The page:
Slavery, Race and Memory Project: ‘To Stand With and For Humanity’

Dear Wake Forest Community:

Today is Juneteenth. This day that honors and commemorates the freedom and emancipation of enslaved individuals has been celebrated as a holiday by black communities since the late 1880s. This year, however, Juneteenth has taken on a new and more somber meaning as our nation grapples with the recent, violent and tragic deaths of black people. It is within this context that To Stand With and For Humanity: Essays from the Wake Forest University Slavery, Race and Memory Project is shared with the Wake Forest community.

The research, perspectives, experiences and words of these essays invite our community into Wake Forest’s story in a way that more fully shares the realities of our past.

The volume of essays and historical accounts of Wake Forest’s antebellum history – and its particular connections to and dependence on the institution of slavery – is the first publication released by Wake Forest’s Slavery, Race and Memory Project. The publication is the result of years of difficult work by many individuals. We are grateful for the work of Wake Forest Professor of the Humanities Corey D.B. Walker, who edited it.  At its core is a focus on shining a light on the unknown and unrecognized contributions of black individuals and families to the founding of our University.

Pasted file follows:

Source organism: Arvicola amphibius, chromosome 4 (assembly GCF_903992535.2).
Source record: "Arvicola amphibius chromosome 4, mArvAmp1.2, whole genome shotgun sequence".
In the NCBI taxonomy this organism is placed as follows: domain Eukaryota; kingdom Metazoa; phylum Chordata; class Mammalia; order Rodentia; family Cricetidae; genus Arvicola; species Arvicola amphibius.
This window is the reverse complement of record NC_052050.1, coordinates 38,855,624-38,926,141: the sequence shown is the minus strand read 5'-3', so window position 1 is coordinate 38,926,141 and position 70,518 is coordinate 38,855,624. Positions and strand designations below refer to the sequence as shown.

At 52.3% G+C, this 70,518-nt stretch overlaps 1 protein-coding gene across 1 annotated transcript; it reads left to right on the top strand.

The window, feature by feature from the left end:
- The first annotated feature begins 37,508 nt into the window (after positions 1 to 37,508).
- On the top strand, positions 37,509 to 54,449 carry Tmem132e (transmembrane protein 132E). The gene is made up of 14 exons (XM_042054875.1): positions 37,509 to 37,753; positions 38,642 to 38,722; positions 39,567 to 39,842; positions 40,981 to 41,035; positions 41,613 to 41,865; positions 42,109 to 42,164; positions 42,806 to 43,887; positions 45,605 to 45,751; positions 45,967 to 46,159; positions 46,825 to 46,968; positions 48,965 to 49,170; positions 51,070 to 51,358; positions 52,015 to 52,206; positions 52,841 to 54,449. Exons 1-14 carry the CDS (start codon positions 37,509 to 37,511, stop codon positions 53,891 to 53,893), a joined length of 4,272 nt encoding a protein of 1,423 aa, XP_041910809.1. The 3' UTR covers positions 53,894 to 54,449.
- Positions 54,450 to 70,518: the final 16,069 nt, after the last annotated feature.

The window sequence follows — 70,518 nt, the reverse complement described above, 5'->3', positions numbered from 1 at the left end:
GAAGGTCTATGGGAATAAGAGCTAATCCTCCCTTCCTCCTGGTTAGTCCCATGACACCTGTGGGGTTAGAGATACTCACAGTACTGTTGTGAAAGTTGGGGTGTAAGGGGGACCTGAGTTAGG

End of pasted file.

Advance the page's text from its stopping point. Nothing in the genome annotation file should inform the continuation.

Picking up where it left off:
The volume is part of our larger institutional effort to illuminate our history, address our present and reaffirm our commitments for the future. Through this publication, we are taking another step in acknowledging our past and holding our institution accountable so we might move toward a better Wake Forest.

Today is a day of reflection. For the past two years on June 19th, the Slavery, Race, and Memory Project has convened students, faculty, staff, trustees, alumni and community members on the original campus in Wake Forest, N.C., to reflect on all aspects of our history, but especially those aspects that have not regularly been shared. To Stand With and For Humanity should therefore be seen as an opportunity to acknowledge and reflect on a fuller account of our history. May these essays help our community commit to honoring the contributions of all – past and present – to the fabric of our campus community.


José Villalba
Vice President for Diversity and Inclusion and Chief Diversity Officer

Kami Chavis
Associate Provost for Academic Initiatives
Co-chair, Slavery, Race and Memory Project Steering Committee

Tim Pyatt
Dean, Z. Smith Reynolds Library
Co-chair, Slavery, Race and Memory Project Steering Committee


To contact the Office of Family Engagement, please visit our contact page.

If Your Student Has a Problem

One of the best ways parents/families can help their students is to let them solve their own problems. Use the Stop, Drop, and Roll method when your student contacts you with a problem.  The flyer also lists contact information for serious concerns where family intervention might be appropriate.

Orientation 2019 slide shows

Select slide shows and handouts from Orientation sessions are available online.